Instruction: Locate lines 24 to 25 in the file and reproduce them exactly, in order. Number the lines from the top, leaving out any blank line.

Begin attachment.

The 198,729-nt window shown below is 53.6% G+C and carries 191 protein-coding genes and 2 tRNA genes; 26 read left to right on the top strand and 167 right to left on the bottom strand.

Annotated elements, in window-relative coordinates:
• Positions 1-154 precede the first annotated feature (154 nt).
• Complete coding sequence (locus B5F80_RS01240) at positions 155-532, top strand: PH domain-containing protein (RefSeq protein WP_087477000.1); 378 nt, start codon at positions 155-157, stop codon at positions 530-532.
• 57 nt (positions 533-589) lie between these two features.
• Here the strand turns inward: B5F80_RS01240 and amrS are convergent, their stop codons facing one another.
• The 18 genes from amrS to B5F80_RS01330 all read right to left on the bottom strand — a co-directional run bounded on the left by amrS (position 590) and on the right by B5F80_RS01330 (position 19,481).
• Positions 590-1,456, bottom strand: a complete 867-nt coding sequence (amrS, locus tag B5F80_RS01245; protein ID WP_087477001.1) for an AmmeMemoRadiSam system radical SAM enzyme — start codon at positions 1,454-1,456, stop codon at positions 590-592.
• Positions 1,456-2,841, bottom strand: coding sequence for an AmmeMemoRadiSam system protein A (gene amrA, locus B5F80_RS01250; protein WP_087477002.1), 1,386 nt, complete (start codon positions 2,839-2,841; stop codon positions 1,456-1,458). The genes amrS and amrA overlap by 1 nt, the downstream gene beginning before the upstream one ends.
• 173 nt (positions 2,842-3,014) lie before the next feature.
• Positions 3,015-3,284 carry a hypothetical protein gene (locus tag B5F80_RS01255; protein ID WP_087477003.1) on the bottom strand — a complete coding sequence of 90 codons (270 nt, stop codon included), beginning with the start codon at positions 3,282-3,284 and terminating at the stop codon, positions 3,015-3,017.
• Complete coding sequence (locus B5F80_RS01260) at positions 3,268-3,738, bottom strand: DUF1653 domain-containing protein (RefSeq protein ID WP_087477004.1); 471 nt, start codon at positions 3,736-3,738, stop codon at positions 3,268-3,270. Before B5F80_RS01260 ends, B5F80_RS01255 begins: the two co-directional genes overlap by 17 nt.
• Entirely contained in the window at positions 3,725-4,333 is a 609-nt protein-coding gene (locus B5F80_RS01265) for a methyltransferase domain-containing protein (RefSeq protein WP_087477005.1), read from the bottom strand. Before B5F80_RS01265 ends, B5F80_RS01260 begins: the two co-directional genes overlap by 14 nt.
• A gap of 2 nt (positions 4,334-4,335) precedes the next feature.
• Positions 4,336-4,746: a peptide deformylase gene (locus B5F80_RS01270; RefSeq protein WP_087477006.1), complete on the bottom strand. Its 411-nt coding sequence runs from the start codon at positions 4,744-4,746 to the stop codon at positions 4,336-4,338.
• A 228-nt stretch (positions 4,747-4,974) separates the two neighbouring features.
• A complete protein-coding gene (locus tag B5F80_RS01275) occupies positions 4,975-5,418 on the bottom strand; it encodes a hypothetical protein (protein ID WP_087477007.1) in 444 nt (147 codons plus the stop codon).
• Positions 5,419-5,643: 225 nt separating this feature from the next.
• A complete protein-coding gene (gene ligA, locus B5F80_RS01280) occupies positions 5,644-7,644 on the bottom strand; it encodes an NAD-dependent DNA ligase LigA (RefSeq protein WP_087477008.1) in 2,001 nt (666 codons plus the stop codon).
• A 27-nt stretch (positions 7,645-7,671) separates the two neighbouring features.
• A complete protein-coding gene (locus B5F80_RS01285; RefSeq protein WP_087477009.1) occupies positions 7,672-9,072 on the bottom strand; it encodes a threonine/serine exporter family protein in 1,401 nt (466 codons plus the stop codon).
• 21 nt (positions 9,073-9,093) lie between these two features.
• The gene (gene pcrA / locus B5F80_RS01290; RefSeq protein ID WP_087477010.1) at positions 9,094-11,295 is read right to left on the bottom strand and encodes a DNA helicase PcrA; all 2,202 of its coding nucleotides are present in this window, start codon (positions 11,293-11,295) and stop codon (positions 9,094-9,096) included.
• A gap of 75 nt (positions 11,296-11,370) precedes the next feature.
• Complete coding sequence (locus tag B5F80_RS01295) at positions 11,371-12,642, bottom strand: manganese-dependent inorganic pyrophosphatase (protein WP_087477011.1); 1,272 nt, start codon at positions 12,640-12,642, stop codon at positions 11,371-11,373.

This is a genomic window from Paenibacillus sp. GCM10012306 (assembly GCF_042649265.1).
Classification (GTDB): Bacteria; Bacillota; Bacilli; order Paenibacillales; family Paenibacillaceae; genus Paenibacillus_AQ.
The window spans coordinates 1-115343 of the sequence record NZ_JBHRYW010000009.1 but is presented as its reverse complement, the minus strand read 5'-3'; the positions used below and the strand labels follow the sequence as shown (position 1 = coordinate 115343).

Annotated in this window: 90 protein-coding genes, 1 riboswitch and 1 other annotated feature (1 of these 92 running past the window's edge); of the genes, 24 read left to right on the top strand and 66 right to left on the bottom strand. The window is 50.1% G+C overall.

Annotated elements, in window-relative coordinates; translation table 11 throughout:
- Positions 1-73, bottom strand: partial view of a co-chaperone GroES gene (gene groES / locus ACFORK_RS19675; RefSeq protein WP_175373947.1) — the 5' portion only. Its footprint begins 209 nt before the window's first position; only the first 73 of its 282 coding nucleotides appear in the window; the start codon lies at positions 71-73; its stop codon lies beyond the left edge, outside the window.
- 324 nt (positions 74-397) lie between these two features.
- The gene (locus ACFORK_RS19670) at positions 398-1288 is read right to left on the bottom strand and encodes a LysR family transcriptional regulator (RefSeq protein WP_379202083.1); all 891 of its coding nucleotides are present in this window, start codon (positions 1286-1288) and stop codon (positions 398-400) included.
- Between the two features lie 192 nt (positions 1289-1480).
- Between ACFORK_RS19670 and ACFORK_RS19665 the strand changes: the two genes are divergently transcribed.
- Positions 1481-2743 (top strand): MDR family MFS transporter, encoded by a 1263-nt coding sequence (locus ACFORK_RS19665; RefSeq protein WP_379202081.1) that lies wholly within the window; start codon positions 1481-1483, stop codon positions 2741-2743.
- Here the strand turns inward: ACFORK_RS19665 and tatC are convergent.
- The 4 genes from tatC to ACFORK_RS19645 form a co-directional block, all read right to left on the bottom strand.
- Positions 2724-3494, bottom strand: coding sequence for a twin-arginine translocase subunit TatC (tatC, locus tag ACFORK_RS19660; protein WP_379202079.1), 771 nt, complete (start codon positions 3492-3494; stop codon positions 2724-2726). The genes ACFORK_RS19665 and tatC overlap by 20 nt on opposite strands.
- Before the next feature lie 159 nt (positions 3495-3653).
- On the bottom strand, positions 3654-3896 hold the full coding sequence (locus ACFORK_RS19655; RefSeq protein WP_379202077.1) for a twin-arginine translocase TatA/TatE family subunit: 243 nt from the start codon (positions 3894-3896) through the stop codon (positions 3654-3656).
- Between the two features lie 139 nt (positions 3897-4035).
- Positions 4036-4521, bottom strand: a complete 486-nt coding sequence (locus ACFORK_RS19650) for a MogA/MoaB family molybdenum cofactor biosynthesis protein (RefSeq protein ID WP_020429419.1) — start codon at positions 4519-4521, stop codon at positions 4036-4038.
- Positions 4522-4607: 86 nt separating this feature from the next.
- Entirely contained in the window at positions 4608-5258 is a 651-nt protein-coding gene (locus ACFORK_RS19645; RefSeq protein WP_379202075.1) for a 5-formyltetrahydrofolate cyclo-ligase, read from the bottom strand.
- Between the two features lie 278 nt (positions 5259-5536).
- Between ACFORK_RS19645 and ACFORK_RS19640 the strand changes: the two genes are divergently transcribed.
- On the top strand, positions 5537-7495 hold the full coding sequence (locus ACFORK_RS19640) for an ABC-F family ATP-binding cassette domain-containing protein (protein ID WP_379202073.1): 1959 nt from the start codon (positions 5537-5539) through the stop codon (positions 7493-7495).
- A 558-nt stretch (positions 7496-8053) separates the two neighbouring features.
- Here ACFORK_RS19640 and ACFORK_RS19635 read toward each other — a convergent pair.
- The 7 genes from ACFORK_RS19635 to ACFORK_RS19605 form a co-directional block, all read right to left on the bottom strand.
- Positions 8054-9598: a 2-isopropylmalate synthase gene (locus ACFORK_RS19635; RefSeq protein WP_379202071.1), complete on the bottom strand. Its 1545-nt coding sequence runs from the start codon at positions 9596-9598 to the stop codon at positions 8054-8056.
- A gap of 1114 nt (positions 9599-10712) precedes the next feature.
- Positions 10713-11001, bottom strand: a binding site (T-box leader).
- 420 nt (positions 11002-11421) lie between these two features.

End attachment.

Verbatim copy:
• A gap of 75 nt (positions 11,296-11,370) precedes the next feature.
• Complete coding sequence (locus tag B5F80_RS01295) at positions 11,371-12,642, bottom strand: manganese-dependent inorganic pyrophosphatase (protein WP_087477011.1); 1,272 nt, start codon at positions 12,640-12,642, stop codon at positions 11,371-11,373.